My first day on the road was a frightening one. An accident near the end of the day nearly ended the trip on the first day.
The road out of Wuerzburg winds around the sloping vineyards that border the city to the west and twists and turns through a series of hills and valleys toward the nearby river city of Frankfort/Main.
I hadn’t really had much experience driving the Vespa. On highways. I drove at cautious speeds, much to the irritation of fast moving Germans cars and Army trucks. It was a cold morning and heavy winds swept across the countryside. I had attached a windshield to the Vespa. The winds would sometimes catch me from the back and other times sweep in from the right, causing me to veer onto the opposite lane (in Germany, people drive in the right lane like in the USA).
Then suddenly the wind would shift and catch sideways in the windshield. The wind would treat it like a sail, and would send the scooter sweeping at sudden angles off the road or into the oncoming lane.
I had to concentrate every moment in preparation for the next gust of wind. The newness of driving a motor scooter was uncomfortable enough, but the sudden jolts from the wind made steering not so pleasant.
That first day, I made a distance of only 80 miles. It took me six hours. Other motorcyclists and motor scooters passed me. Some of them waved to me and were probably surprised at not seeing a grandmother driving the Vespa. It wasn’t just a couple of times the thought entered my head that when I got to Frankfurt, I could drive into the Vespa distributorship, sell my machine, and buy an airline ticket to Baltimore.

Sometimes I would stop in a village or alongside the roadway to watch the passing traffic and the people bustling on their way to work or doing their everyday chores. If I caught someone’s eye, I would nod my head and say, “Gruess Gott.’ Which was the normal way of saying hello to a stranger in this part of West Germany. My brand spanking new Vespa was a clue to them that I must be just starting out. Some would actually stop and ask where I was off to and if I was an American and all that. Then they would head off on their daily routine or whatever they had to do that day.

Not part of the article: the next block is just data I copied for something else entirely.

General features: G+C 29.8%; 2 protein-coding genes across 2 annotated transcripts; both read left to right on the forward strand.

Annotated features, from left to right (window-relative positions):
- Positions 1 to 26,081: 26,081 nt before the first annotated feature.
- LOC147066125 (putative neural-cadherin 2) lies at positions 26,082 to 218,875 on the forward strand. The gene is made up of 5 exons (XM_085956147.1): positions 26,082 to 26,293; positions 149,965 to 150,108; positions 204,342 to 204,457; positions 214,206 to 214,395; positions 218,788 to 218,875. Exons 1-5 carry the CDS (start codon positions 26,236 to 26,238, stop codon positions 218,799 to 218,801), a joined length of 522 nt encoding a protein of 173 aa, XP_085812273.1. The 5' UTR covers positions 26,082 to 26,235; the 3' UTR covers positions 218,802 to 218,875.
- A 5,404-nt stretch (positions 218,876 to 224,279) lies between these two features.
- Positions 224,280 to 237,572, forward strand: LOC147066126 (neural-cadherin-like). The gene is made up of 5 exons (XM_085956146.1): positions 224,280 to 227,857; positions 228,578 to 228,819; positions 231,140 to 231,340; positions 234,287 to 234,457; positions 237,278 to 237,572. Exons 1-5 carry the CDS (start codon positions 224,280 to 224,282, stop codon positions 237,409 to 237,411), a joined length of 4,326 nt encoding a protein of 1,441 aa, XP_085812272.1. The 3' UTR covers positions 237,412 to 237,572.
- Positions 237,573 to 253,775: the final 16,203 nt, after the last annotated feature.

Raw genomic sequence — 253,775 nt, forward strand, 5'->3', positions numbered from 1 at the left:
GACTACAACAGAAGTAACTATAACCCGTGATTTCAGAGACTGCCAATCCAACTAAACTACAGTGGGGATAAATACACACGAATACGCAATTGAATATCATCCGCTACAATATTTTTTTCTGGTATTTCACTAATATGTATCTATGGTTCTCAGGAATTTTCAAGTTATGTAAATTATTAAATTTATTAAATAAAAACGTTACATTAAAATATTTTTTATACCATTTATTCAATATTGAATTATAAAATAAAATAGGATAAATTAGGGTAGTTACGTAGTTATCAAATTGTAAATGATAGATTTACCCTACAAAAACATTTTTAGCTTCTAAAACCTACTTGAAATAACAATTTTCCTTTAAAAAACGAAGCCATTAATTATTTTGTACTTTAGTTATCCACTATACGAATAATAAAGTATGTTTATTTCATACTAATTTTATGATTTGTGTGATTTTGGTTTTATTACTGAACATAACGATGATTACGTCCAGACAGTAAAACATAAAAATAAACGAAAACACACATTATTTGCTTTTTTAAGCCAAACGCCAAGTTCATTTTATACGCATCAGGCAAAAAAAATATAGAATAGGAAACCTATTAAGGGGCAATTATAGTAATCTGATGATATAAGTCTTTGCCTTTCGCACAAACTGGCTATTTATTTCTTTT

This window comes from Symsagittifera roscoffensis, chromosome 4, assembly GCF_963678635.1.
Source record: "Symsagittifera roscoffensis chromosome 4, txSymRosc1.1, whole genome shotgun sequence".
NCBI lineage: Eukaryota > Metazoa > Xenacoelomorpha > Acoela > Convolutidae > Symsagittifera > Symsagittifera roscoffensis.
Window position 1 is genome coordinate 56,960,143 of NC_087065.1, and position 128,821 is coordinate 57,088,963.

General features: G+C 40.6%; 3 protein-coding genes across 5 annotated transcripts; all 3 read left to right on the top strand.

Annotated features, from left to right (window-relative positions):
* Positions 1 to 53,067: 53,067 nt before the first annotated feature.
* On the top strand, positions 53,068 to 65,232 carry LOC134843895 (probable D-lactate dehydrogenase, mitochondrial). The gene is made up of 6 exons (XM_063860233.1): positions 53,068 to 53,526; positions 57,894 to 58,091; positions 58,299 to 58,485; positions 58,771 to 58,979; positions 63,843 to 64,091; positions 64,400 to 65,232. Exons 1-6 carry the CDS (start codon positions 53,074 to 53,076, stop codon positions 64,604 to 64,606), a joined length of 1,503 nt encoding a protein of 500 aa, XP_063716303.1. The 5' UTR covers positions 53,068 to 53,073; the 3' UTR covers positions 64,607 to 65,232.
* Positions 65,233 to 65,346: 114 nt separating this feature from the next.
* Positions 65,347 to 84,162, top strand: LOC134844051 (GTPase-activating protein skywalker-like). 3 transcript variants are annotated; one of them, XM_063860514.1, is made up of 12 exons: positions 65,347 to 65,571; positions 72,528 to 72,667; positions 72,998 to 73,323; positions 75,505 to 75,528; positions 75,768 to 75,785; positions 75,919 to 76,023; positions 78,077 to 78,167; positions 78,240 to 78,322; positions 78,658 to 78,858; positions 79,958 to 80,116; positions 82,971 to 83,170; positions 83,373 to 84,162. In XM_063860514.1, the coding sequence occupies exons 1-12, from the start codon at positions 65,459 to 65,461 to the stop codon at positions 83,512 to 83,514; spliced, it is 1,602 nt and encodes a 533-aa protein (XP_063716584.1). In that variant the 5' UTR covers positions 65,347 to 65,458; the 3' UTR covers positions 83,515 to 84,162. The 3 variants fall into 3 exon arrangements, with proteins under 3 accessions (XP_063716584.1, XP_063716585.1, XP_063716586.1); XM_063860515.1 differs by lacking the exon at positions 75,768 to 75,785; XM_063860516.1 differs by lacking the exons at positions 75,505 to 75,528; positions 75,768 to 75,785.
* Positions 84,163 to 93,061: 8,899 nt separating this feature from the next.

Well, I didn’t have anything to do that day except move westward or just stay set or whatever I wanted to do. It’s then that I think an overwhelming feeling of independence overcame me. I wasn’t beholden to anybody. Not Colonel Henderson, not Lieutenant Kohler, not to my parents, not to anybody. I can’t remember ever feeling this way.

I was to feel that way a lot on the road ahead. The sun was my clock and the leaves would be my calendar. But independen ce has its price I was to learn too.
I had $192.50 in my pocket in USA cash. I didn’t exchange it for the local currency. The Germans liked U.S. dollars even more than their own deutschmarks. I suspected everyone in Europe would be glad to accept the dollar.
Late in the afternoon, I learned my first lesson for the beginner on a motor scooter. Pay attention to the road. As I was nearing the village of Dettingen, I came up on a steep grade that ended in a beautiful view, actually a panoramic view, of a wide valley with little farms and quilted vegetable patches, I locked into the immensity of the scene and didn’t notice that the road made a sharp winding curve around the mountain.
I felt the scooter wheels hit the gravel that bordered the road. It was too late to avoid an accident. I guided the scooter so that it slid sideways into a guardrail that protected the road from a cliff.